21st June 2021. Her Royal Highness, the Princess Royal visited the National Coastwatch Institution stations at St Albans Head and Swanage before attending a Reception at Durlston Castle, Swanage, and was received by Her Majesty's Lord-Lieutenant of Dorset, Mr Angus Campbell.

The Princess Royal, Royal Patron of the National Coastwatch Institution, first visited the NCI Station at St Alban's Head. The original Coastguard station at St. Alban's Head was built in 1895. When HM Coastguard ceased to man visual lookouts in 1994, the building was returned to the landowner, the Encombe Estate. Since 1995, the Estate has leased the lookout to the National Coastwatch Institution. The NCI facility was opened in May 1995 and was manned by local volunteers as a sub-station of NCI Peveril Point, Swanage. It became independent in 1996. In 2012 the station was awarded the Queen’s Award for Voluntary Service and underwent substantial refurbishment in 2020. The Princess Royal also unveiled a commemorative plaque at St. Alban's Head to commemorate its formal re-opening after refurbishment

HRH, The Princess Royal then moved on to visit the National Coastwatch station at Swanage. NCI Swanage (formally NCI Peveril Point) is one of the oldest of the 56 National Coastwatch Institution stations around the coast of England and Wales, opening on the Peveril Point site on 15 April 1995. The current lookout was built by the members in 2001 under the guidance of Ian Surface, the station's first manager, a local builder. NCI Swanage is a recipient of the Queen's Award for Voluntary Service.

Having visited both of these ‘Jurassic Coast’ NCI stations to mark the 25th anniversary of their founding in 1995, Her Royal Highness afterwards attended a reception at Durlston Castle, Swanage, where she met sixty local NCI watchkeepers and presented ten long service (10 and 15 years) awards.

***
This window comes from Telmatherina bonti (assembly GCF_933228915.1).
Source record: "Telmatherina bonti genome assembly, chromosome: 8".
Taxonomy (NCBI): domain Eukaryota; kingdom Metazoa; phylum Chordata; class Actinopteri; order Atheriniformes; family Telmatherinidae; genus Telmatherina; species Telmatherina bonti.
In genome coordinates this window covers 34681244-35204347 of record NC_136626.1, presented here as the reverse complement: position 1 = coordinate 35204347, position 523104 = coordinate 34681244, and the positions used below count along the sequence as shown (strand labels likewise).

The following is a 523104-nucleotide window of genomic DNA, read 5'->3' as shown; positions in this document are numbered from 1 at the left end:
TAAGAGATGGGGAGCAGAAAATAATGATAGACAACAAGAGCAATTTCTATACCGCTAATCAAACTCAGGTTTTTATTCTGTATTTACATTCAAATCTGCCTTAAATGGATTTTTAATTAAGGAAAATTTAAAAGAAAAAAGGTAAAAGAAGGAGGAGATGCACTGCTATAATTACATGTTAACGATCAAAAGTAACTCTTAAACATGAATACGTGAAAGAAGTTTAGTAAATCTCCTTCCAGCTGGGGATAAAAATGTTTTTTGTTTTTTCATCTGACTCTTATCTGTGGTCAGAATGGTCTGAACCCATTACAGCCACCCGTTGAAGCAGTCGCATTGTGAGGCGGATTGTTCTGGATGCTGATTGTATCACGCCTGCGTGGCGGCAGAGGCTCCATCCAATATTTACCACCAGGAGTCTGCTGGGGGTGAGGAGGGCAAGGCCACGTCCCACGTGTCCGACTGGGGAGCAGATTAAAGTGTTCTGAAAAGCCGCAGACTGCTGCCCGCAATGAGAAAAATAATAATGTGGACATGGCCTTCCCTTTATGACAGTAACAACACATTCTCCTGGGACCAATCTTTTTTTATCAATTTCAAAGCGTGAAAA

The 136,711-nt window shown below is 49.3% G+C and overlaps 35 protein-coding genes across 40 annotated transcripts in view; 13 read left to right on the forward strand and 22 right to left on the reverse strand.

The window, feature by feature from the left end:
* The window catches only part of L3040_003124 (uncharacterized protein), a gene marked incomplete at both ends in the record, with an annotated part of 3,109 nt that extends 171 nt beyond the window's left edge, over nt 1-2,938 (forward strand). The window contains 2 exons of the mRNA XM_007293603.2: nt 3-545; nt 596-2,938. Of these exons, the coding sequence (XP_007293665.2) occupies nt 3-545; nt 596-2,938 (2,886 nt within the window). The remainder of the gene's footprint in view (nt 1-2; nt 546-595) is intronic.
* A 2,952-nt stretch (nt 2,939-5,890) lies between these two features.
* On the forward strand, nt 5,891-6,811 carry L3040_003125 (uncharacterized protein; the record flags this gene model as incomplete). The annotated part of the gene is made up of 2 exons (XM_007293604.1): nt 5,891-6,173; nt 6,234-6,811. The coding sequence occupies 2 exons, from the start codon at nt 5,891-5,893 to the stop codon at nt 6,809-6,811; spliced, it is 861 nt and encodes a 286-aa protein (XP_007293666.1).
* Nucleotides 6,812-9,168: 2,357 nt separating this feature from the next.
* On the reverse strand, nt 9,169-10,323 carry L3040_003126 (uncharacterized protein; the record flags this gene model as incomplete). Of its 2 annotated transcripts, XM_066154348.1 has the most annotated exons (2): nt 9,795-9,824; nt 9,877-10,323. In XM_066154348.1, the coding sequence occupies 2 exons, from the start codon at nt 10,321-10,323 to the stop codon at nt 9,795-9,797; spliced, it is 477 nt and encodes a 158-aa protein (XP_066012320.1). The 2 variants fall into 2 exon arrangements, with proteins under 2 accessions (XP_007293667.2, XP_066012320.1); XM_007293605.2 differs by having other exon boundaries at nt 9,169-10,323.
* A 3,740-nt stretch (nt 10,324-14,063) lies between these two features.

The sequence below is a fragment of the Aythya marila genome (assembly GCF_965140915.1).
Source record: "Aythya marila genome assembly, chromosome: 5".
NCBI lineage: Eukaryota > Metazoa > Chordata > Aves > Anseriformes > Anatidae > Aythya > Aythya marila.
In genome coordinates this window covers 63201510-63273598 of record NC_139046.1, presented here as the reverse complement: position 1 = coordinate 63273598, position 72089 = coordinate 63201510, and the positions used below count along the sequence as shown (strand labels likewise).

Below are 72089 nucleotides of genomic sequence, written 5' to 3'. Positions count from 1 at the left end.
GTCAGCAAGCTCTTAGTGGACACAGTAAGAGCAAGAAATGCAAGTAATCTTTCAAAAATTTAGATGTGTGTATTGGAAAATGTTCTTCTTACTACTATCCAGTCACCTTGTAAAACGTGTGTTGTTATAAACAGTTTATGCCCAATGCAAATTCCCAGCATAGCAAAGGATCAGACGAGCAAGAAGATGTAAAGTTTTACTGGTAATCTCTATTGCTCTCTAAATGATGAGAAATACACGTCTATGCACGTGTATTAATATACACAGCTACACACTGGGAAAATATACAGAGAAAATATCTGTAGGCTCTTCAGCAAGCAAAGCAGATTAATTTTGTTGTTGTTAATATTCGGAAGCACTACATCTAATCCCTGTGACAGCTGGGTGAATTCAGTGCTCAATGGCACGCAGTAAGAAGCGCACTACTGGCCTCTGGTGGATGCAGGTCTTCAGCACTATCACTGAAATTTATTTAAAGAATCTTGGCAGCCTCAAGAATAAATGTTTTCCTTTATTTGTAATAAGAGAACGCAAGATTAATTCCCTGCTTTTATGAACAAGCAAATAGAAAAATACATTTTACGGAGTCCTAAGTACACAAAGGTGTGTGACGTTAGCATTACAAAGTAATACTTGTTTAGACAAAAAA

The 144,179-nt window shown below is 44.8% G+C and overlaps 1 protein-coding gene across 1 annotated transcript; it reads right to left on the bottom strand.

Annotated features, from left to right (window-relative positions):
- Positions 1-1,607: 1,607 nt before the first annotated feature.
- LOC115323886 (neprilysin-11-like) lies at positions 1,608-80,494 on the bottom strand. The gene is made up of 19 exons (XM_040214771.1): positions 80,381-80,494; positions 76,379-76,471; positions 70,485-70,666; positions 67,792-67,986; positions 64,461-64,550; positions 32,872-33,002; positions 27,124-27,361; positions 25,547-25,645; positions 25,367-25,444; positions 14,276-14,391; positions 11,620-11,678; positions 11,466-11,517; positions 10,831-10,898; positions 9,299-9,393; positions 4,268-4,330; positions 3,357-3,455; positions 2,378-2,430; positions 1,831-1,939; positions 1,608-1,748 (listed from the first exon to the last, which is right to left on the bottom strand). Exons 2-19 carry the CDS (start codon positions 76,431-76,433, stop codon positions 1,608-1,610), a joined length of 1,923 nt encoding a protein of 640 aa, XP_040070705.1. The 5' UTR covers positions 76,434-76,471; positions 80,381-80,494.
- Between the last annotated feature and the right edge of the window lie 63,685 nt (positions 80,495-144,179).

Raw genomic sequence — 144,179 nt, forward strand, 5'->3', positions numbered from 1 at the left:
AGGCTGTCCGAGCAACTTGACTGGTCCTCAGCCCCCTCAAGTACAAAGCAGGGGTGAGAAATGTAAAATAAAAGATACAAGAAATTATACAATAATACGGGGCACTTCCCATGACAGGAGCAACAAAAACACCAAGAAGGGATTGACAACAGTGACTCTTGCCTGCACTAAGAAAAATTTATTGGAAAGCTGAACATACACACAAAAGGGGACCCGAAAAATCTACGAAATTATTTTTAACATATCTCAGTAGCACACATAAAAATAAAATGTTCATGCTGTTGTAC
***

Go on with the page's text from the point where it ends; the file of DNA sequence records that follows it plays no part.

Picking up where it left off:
The photograph, taken at Durlston Castle shows The Princess Royal with the Lord Lt of Dorset, Angus Crawford; Cllr Avril Harries, Mayor of Swanage; Ranger Alister Tuckey, Project lead, Durlston Castle; Mr Tim Colquhoun, PRO, National Coastwatch; Mr Ian Whalley, Deputy Chairman, National Coastwatch.

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Currently 57 NCI stations are operational and manned by over 2600 volunteers keeping watch around the British Isles from Fleetwood in the North West, through Wales, to the South and East of England to Hornsea in the East Riding of Yorkshire. 

NCI watchkeepers provide the eyes and ears along the coast, monitoring radio channels and providing a listening watch in poor visibility. They are trained to deal with emergencies offering a variety of skills and experience, and full training by the NCI ensures that high standards are met.








The words National Coastwatch Institution and Eyes Along the Coast and the NCI logos are Registered Trademarks of NCI.

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